Council refuses ‘intrusive and harmful’ plan for new holiday chalets on Yorkshire coast
A plan seeking to build eight “log-cabin-style” holiday chalets in Sandsend, near Whitby, has been refused as the council said they would have an “adverse impact on the character of the countryside”.
The plan proposed that the rectangular cabins be sited at the “very extensive” caravan site at Sandfield House Farm which is located within the open countryside between Whitby and Sandsend and within the North York Moors National Park.
Sandfield House Caravan Park initially requested permission for 10 “glamping pods” and 17 log-cabin holiday chalets but this was reduced to eight chalets in three different sizes.
The largest of the proposed cabins would have been 13 metres by 6m and would have been 3 metres high with a “log-cabin appearance” due to timber boarding.
Planning officers said that the proposed development raised “no technical concerns in relation to highway safety, noise or impact on amenity, and subject to conditions, would not harm ecological interests”.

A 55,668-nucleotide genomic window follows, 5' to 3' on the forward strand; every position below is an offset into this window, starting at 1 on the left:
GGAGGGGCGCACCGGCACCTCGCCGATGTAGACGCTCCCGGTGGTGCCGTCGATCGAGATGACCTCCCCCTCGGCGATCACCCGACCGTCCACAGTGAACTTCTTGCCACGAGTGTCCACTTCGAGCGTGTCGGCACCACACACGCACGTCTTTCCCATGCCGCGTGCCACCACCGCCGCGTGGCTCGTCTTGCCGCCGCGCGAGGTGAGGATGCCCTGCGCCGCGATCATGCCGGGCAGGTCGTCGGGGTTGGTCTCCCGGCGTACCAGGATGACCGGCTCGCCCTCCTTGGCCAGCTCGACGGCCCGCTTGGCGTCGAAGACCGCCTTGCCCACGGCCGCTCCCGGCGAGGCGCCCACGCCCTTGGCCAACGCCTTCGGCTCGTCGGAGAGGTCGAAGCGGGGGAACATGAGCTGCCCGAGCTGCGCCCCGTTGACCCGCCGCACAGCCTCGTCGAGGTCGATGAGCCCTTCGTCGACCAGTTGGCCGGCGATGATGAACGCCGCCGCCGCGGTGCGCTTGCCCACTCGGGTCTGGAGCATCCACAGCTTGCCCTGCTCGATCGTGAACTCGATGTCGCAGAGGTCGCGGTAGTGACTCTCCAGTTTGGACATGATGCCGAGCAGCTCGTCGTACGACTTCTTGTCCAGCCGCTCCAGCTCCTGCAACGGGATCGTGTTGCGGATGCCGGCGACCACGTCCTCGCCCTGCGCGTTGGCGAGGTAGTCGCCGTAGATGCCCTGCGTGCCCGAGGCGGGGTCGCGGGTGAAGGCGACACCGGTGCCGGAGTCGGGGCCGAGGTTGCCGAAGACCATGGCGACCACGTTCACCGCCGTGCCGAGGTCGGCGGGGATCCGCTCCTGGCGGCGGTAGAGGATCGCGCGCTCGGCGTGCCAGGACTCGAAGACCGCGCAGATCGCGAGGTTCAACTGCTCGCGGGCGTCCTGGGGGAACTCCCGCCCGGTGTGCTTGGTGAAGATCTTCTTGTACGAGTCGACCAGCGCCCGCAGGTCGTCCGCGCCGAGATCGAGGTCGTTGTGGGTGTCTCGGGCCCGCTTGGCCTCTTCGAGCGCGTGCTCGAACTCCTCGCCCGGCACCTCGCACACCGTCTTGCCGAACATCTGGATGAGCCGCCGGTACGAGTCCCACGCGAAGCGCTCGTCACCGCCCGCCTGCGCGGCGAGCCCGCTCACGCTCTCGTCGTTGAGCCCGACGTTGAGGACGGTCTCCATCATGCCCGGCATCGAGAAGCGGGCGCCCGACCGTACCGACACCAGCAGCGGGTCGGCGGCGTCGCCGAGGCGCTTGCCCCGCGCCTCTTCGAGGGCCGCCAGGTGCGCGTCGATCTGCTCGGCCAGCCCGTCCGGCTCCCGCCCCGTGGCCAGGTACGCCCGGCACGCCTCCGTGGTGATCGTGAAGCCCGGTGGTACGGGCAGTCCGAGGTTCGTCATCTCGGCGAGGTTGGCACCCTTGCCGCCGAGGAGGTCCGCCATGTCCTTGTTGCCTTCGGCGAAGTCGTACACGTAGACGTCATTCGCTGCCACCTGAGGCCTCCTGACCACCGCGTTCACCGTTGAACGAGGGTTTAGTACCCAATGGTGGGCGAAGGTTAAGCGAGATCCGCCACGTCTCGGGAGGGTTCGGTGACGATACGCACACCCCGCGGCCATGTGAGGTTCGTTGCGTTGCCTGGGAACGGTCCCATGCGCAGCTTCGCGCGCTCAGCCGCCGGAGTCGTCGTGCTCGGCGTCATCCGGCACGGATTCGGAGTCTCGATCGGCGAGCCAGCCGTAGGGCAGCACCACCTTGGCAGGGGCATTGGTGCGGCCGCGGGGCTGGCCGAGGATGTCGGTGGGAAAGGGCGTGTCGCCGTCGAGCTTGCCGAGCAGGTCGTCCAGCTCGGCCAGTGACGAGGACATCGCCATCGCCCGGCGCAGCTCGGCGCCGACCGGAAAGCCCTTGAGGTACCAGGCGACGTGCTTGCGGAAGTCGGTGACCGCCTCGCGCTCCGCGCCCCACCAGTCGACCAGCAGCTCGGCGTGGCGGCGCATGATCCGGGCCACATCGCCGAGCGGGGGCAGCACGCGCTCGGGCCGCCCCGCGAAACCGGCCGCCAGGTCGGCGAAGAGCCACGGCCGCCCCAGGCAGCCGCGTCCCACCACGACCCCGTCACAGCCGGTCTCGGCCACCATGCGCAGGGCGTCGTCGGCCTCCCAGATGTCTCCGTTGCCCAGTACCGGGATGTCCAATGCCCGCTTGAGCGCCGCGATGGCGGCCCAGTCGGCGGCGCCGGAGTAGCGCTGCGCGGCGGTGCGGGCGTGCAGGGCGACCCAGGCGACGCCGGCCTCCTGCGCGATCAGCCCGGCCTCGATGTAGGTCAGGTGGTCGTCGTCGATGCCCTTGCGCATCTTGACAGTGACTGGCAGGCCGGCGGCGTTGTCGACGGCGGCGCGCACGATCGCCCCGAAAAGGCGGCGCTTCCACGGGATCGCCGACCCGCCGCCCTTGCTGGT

However, they said that the “sole concerns relate to the intrusive nature of the development that would be harmful in the landscape of the open countryside and undeveloped coastline”.
More than a dozen letters of objection were received by the council, covering a broad range of concerns including the scheme’s impact on the countryside, the coastline, and wildlife.
Four letters were also received in support of the scheme, with one stating that the development would allow the business “to grow and employ more local people” and stated that “a business willing to expand in time of recession and high cost-of-living deserves to prosper”.
The planning authority said that the proposal would “fundamentally change the character of this currently unobtrusive site within the open countryside and undeveloped coastline that is currently barely noticeable within public views”.
Officers added that replacing the current scenery with a “highly prominent development of log cabins” would become intrusive features within the open rural landscape.
Planning officers recommended refusal of the scheme and North Yorkshire rejected the application on Wednesday, July 26